East Slavs

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The East Slavs are Slavic peoples speaking East Slavic languages. Formerly the main population of the medieval state of Kievan Rus, by the seventeenth century they evolved into the Russian, Ukrainian, and Belarusian[1] peoples.

Contents

History

Sources

Relatively little is known about the Eastern Slavs prior to approximately 859 AD, the date from which the account in the Primary Chronicle starts. The reasons are the apparent absence of a written language (Cyrillic script, created about 863 was specifically for Slavic adoption) and the remoteness of East Slavic lands. What little is known comes from archaeological digs, foreign traveller accounts of the Rus land, and linguistic comparative analyses of Slavic languages.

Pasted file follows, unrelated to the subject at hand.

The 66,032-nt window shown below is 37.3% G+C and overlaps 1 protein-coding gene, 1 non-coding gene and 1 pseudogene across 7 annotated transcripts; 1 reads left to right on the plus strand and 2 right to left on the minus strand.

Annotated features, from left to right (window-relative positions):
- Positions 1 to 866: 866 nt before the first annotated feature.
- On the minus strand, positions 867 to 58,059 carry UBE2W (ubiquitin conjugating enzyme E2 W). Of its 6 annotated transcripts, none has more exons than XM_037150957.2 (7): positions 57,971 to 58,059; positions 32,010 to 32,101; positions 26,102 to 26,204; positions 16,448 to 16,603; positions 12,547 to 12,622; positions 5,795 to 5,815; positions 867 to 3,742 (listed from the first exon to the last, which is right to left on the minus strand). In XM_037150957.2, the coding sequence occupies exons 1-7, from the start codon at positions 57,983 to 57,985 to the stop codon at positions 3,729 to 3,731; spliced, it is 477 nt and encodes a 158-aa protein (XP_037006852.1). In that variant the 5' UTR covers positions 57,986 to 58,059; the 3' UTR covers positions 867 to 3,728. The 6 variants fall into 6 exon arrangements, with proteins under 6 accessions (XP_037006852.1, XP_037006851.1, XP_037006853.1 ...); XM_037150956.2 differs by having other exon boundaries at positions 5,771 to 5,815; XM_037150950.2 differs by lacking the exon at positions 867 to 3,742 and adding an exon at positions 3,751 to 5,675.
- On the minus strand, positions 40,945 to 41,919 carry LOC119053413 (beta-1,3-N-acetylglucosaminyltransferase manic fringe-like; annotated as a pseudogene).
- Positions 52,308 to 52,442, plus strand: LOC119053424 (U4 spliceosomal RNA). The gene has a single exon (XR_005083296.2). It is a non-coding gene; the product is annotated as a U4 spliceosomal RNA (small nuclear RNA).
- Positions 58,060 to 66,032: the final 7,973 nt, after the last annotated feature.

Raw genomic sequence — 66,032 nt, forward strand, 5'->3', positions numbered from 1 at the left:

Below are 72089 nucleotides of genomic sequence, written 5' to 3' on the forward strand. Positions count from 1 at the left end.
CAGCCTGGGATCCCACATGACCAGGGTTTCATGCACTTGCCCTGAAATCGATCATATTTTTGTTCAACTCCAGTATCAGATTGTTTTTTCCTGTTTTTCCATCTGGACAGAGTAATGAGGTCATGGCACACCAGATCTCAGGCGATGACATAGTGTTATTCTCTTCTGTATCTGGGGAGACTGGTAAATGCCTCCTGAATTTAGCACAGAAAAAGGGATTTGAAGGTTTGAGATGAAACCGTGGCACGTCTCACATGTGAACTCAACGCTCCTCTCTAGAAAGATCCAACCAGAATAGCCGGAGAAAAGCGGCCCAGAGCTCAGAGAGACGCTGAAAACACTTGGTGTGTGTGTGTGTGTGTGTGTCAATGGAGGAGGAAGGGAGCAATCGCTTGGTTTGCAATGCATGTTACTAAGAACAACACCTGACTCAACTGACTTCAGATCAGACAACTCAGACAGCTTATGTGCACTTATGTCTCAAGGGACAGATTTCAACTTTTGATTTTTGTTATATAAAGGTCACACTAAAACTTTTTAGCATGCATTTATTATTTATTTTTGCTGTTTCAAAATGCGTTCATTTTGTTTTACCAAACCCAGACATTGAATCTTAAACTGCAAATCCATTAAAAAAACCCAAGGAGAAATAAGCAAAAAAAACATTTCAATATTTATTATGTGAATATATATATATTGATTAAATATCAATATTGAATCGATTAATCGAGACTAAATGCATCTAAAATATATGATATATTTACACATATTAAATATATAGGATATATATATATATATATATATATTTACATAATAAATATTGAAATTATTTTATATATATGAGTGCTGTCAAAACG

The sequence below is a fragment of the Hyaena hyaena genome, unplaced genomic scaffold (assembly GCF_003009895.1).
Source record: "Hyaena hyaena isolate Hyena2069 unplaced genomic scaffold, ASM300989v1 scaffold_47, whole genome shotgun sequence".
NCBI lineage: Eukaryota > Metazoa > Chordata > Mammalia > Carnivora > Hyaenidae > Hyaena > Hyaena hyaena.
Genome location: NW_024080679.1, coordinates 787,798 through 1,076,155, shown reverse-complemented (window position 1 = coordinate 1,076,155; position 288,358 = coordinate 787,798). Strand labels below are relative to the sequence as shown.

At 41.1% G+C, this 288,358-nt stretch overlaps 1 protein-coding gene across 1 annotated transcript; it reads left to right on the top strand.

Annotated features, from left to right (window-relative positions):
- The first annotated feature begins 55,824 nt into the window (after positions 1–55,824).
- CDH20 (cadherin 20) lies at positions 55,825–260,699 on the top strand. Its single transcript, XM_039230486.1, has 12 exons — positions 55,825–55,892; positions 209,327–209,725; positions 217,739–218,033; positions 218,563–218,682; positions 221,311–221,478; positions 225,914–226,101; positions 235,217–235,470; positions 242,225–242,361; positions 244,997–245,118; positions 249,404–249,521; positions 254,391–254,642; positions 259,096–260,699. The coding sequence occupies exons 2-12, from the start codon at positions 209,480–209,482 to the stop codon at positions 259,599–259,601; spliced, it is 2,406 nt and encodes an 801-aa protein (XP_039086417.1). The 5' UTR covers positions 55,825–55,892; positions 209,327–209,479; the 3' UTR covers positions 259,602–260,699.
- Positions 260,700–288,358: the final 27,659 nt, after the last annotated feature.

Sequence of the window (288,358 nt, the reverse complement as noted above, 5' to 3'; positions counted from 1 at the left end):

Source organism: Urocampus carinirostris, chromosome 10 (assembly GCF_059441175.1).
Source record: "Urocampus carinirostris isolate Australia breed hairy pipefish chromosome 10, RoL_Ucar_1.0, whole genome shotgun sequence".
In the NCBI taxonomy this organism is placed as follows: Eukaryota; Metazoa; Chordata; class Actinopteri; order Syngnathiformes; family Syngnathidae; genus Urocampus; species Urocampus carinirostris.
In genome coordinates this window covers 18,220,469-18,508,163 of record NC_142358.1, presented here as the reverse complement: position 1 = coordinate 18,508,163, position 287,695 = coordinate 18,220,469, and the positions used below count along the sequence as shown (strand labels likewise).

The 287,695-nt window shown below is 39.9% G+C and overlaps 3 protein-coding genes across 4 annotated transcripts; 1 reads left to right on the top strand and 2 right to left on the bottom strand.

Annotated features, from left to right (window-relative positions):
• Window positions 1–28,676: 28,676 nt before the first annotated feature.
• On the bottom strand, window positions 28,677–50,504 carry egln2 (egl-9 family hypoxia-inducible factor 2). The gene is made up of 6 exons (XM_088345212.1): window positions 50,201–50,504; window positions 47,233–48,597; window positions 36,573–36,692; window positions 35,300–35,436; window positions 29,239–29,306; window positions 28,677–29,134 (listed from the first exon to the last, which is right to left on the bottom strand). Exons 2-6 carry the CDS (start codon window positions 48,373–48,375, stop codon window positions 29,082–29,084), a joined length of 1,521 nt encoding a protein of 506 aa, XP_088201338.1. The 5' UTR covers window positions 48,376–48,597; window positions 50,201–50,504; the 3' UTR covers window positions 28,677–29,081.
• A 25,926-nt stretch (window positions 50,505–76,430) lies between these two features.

Very few native Rus' documents dating before the 11th century (none ante-dating the 10th century) have been discovered. The earliest major manuscript with information on Rus' history is the Primary Chronicle, written in the late 11th and early 12th centuries. It lists the twelve Slavic tribal unions who, by the 9th century settled between the Baltic Sea and the Black Sea. These tribal unions were Polans, Drevlyans, Dregovichs, Radimichs, Vyatichs, Krivichs, Slovens, Dulebes (later known as Volhynians and Buzhans), White Croats, Severians, Ulichs, Tivertsi.

Migration

There is no consensus among scholars as to the urheimat of the Slavs. In the first millennium AD, Slavic settlers are likely to have been in contact with other ethnic groups who moved across the East European Plain during the Migration Period. Between the first and ninth centuries, the Sarmatians, Huns, Alans, Avars, Bulgars, and Magyars passed through the Pontic steppe in their westward migrations. Although some of them could have subjugated the region's Slavs, these foreign tribes left little trace in the Slavic lands. The Early Middle Ages also saw Slavic expansion as an agriculturist and beekeeper, hunter, fisher, herder, and trapper people. By the 8th century, the Slavs were the dominant ethnic group on the East European Plain.

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